Not only is the coarseness of plain sex redeemed by James’s fine poetic writing, but the love he feels toward his wife is also uttered with exquisite grace. He speaks to her as they sit near Mount Etna and watch lava spilling from the peak:


  Only because it’s violent to the core

  The world grows gardens. Out of earth we came,

  To earth we shall return. But first, one more

  Of these, delicious echoes of the flame


  That drives the long life all should have, yet few

  Are granted as we were. It wasn’t fair?

  Of course it wasn’t, but which of us knew,

  To start with, that the other would be there.


  One step away, for all the time it took

  To come this far and see a mountain cry

  Hot tears, as if our names, signed in the book

  Of marriage, were still burning in the sky?

                                      (“Signing Ceremony”)


This poem is romantic through and through, and only tragic if we know what happened after that late night of married love. A reader should not listen to the gossip. What the poem says is all important.

     At the centre of this poignant book is “Nefertiti in the Flak Tower,” read best as a hopeful meditation on the painful ravages of time. The poem opens with a playful image, and some musing on the portrait bust that has become a captivating icon:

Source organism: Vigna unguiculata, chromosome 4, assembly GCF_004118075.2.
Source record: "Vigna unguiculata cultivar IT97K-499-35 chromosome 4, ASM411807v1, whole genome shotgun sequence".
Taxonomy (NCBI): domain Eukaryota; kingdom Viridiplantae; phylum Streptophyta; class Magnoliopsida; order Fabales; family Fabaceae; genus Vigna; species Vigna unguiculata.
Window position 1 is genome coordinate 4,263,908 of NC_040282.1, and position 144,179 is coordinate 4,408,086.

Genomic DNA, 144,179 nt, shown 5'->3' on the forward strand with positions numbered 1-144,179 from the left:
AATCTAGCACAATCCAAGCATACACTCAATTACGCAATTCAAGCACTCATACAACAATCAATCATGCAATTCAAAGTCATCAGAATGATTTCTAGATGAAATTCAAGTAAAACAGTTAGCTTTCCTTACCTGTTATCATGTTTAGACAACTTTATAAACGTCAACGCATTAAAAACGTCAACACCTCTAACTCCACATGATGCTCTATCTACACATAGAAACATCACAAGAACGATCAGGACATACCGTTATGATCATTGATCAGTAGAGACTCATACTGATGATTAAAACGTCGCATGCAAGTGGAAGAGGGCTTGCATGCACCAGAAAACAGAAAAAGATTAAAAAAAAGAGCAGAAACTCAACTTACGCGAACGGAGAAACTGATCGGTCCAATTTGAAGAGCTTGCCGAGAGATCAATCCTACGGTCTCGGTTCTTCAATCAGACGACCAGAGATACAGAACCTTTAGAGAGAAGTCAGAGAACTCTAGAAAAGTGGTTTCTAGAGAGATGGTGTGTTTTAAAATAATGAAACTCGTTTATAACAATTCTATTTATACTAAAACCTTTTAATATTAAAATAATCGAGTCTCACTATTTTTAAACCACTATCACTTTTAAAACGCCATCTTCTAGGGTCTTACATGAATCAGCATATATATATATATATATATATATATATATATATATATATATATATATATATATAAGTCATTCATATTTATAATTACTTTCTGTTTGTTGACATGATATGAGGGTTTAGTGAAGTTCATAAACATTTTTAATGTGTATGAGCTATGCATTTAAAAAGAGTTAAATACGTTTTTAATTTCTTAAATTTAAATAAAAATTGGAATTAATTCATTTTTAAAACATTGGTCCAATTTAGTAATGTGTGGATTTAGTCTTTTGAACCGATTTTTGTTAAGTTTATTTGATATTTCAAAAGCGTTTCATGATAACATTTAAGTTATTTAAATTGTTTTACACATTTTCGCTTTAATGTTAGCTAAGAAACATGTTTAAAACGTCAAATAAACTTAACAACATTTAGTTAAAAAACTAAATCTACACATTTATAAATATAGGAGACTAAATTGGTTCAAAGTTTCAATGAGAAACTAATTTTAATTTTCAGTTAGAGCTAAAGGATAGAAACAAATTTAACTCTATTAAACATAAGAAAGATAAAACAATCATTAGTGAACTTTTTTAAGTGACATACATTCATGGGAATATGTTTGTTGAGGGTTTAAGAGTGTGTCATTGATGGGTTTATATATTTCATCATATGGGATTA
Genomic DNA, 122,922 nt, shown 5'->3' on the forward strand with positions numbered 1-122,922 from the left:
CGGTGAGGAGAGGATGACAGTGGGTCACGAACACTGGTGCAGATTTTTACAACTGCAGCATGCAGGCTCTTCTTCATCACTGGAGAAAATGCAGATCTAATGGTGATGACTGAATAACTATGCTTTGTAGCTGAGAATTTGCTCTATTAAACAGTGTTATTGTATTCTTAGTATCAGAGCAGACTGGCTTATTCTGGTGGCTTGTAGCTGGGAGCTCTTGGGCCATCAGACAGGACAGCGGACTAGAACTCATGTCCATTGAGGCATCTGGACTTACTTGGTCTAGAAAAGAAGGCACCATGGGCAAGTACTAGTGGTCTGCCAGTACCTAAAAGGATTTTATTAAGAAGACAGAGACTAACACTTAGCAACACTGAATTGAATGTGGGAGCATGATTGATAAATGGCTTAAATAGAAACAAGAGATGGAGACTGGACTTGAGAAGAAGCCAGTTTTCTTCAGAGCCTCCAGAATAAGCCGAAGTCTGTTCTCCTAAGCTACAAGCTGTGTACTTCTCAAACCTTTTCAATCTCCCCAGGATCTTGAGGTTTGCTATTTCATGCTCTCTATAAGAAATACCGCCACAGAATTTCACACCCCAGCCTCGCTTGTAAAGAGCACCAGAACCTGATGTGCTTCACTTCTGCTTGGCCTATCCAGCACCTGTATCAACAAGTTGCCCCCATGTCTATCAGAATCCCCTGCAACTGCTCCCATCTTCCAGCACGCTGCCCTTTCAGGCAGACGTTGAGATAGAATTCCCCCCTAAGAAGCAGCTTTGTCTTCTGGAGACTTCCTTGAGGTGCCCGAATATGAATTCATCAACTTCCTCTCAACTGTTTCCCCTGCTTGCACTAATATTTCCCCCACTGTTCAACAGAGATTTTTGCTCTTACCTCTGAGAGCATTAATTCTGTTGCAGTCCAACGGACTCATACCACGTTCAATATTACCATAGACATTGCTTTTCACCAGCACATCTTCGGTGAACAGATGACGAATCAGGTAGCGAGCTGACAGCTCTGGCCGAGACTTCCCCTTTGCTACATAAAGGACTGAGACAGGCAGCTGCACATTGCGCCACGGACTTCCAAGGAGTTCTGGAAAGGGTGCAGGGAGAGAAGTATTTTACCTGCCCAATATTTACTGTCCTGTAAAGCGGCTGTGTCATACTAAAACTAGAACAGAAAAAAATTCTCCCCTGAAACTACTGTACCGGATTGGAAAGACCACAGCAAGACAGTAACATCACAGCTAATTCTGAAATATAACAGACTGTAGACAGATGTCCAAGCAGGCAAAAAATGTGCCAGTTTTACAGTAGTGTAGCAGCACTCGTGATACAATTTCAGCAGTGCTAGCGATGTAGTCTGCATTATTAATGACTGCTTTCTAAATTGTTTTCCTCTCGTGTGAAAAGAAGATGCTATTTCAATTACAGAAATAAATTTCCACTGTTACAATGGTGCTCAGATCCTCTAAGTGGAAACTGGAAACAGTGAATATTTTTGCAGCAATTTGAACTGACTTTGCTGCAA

If there were one thing that Egyptian Queens were used to

  It was getting walled up inside a million tons

  Of solid rock. Nefertiti had a taste of that

  Before the painted head by which we know her —

  That neck, that pretty hat, those film-star features,

  The Louise Brooks of the Upper and Lower Kingdoms —

  Emerged to start a tour of the museums

  That finished in Berlin, almost for keeps.

  It could have been the end, but for the flak tower:

  With all the other treasures she was brought there

  And sat the war out barely shivering,

  Deep in the armoured storeroom built by slaves —

  The old scenario again ....


The poem then describes the massive bombings, and the bombers shot down on the towers, all the horror of concussive warfare, till it ended and the Queen emerged. Years later James goes on a visit:


  In Berlin in the spring I cross the bridge

  To the Museumsinsel just to see her